We’re nearing the end here. To edit the file, right click on it while it’s selected and choose the option Open with Code.

VSC should open soon after, and in the bottom right, it will probably tell you that some extensions are recommended for this file/workspace. If it ever asks you if you want to install an extension that regards Python, you should install it. Mine asked me to install some after I had some code in it.

If you’re not using VSC, open the file with whatever you’re using. If you’re using Notepad, there should be an Edit option when you right click it. If not, rename it back to a .txt file and open it normally.

Now that the file is open, our goal is to get the file to print out Hello World.
To do that, simply type this in:

print('Hello World!')
input('Press ENTER to exit')

Save the file by going to File > Save or just press Ctrl + S. Once that is done You can go to the file explorer and open the file. When it opens you should see

If you’re using Notepad, just save the file, rename it to a .py and then open it.
You’ll see the same thing as the other people.

At this point, pat yourself on the back! You just made your first “Hello World” program!

We’ll go over what print and input mean, what they are, and how to use them in the next guide.

This guide is not complete and will be updated at the soonest convenience.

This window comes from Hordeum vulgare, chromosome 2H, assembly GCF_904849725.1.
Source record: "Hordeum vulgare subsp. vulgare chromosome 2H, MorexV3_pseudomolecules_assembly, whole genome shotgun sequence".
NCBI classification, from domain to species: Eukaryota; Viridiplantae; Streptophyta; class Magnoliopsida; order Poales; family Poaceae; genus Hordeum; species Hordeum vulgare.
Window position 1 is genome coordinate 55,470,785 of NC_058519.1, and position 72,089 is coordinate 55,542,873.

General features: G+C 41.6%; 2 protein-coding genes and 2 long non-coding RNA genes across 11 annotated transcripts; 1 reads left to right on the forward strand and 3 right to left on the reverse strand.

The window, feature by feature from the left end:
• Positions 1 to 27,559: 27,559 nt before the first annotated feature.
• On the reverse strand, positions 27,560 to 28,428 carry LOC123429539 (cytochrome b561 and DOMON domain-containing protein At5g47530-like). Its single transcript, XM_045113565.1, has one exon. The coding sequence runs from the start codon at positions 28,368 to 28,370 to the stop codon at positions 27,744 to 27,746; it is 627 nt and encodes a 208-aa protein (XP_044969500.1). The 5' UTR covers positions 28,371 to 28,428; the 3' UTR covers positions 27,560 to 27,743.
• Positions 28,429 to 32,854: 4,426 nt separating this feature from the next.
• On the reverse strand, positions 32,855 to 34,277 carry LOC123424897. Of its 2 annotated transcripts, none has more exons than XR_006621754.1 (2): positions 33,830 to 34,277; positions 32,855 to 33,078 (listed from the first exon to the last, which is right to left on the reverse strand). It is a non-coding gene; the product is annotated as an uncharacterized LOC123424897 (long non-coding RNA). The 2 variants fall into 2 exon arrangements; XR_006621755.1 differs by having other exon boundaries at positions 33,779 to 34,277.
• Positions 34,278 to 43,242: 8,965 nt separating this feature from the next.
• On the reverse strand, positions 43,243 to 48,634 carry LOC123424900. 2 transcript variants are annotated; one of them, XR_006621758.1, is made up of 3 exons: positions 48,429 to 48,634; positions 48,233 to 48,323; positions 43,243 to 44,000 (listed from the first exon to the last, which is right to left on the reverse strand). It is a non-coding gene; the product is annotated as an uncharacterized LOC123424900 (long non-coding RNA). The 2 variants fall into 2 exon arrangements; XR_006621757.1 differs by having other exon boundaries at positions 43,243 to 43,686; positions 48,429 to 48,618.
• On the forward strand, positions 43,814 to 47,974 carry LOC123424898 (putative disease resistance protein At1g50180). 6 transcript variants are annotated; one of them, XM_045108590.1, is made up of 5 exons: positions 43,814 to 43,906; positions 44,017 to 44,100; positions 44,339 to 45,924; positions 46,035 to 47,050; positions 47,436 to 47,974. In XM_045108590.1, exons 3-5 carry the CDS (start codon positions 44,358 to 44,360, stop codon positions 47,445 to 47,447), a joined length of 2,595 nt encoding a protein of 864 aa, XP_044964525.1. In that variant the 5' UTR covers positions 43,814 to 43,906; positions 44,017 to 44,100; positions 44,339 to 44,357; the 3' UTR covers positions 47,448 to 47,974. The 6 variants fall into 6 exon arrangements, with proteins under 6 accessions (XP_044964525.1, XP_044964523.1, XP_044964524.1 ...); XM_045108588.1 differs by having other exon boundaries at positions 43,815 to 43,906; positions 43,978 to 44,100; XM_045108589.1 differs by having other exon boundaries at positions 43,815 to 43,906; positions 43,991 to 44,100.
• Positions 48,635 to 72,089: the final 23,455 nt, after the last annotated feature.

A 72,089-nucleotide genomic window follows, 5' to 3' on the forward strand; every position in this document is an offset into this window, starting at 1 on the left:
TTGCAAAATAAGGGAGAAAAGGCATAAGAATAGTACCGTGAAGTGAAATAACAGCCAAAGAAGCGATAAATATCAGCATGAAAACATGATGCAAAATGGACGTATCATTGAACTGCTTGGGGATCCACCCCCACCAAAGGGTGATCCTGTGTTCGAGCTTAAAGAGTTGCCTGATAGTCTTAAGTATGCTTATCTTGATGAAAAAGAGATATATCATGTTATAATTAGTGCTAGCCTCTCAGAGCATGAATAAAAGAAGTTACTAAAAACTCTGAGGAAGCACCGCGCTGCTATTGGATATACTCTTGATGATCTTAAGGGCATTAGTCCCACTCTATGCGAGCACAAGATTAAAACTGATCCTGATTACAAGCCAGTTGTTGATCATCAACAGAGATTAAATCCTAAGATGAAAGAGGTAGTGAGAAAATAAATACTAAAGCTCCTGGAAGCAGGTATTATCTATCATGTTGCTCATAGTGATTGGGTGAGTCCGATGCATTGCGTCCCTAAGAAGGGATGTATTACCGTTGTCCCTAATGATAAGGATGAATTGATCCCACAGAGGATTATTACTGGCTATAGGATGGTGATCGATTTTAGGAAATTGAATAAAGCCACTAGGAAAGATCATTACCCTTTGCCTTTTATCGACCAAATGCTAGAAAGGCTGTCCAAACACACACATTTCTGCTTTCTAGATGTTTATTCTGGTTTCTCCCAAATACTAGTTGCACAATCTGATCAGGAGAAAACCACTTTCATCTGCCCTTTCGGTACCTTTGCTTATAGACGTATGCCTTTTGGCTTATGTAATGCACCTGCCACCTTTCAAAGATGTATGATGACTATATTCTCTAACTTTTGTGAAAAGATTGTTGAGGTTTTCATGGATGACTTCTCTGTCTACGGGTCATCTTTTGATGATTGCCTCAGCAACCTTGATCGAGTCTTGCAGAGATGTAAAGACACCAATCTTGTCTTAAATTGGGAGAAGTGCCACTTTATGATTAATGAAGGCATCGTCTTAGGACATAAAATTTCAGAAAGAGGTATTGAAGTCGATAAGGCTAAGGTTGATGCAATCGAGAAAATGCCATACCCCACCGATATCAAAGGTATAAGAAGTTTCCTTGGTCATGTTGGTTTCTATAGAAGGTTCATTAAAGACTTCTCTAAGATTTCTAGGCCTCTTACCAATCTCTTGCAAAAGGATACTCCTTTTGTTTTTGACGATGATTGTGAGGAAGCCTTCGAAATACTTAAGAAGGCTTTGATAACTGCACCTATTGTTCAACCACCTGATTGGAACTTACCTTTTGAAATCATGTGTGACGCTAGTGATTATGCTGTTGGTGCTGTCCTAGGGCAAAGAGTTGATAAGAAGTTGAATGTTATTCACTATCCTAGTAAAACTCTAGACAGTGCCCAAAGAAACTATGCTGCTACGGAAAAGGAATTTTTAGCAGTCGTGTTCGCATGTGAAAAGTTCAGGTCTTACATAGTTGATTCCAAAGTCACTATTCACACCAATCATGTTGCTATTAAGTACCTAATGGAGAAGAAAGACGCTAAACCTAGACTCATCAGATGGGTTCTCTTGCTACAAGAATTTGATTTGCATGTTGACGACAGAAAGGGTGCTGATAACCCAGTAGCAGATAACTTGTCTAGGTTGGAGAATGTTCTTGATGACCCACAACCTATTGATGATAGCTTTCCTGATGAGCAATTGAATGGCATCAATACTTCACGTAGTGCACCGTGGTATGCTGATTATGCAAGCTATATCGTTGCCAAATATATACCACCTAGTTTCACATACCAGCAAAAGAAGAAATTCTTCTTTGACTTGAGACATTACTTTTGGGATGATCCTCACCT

Please send me DMs on the forums or on Discord if any part is confusing so I can edit the guide accordingly.

Discord: KerbinFiberAMassiveGraytider#5439


Some examples of IDEs are brackets (http://brackets.io/) and notepad++ (https://notepad-plus-plus.org/)
These are both completely free, but serve different purposes.
Brackets is more web oriented, whereas notepad++ is effectively an everything goes.

One of the most useful features you should look for when considering an IDE is auto-complete (referred to as Intellisense by Microsoft).
It is very useful because when coding, you won’t be able to remember all of the syntax, and as such, auto-complete steps in the way and helps you out. Further more, it speeds up coding by a lot because certain syntax can become extremely long, and have to type it multiple times will get annoying.

It should be noted, that sometimes IDEs have roughly the same features & thus it boils down to preference of what you find the most comfortable.

As a general statement for when it comes to programming, don’t think googling is a bad thing, this is how you learn better algorithms & structures and solve your errors. You’ll notice that most of your answers will come from stack overflow, our holy grail of programming.

Some related links:
https://wiki.beestation13.com/view/Understanding_SS13_code (Basics)
https://wiki.beestation13.com/view/Downloading_the_source_code#Hosting_a_server (You will need this to test your additions)
https://wiki.beestation13.com/view/Coding_Standards (Probably the toughest challenge there will be to overcome)

I wish you the best of luck.

Considering Kerbin_Fiber is looking after this thread, I’ll leave this post up to his discretion entirely, whether to remove it, integrate it into his own or keep it.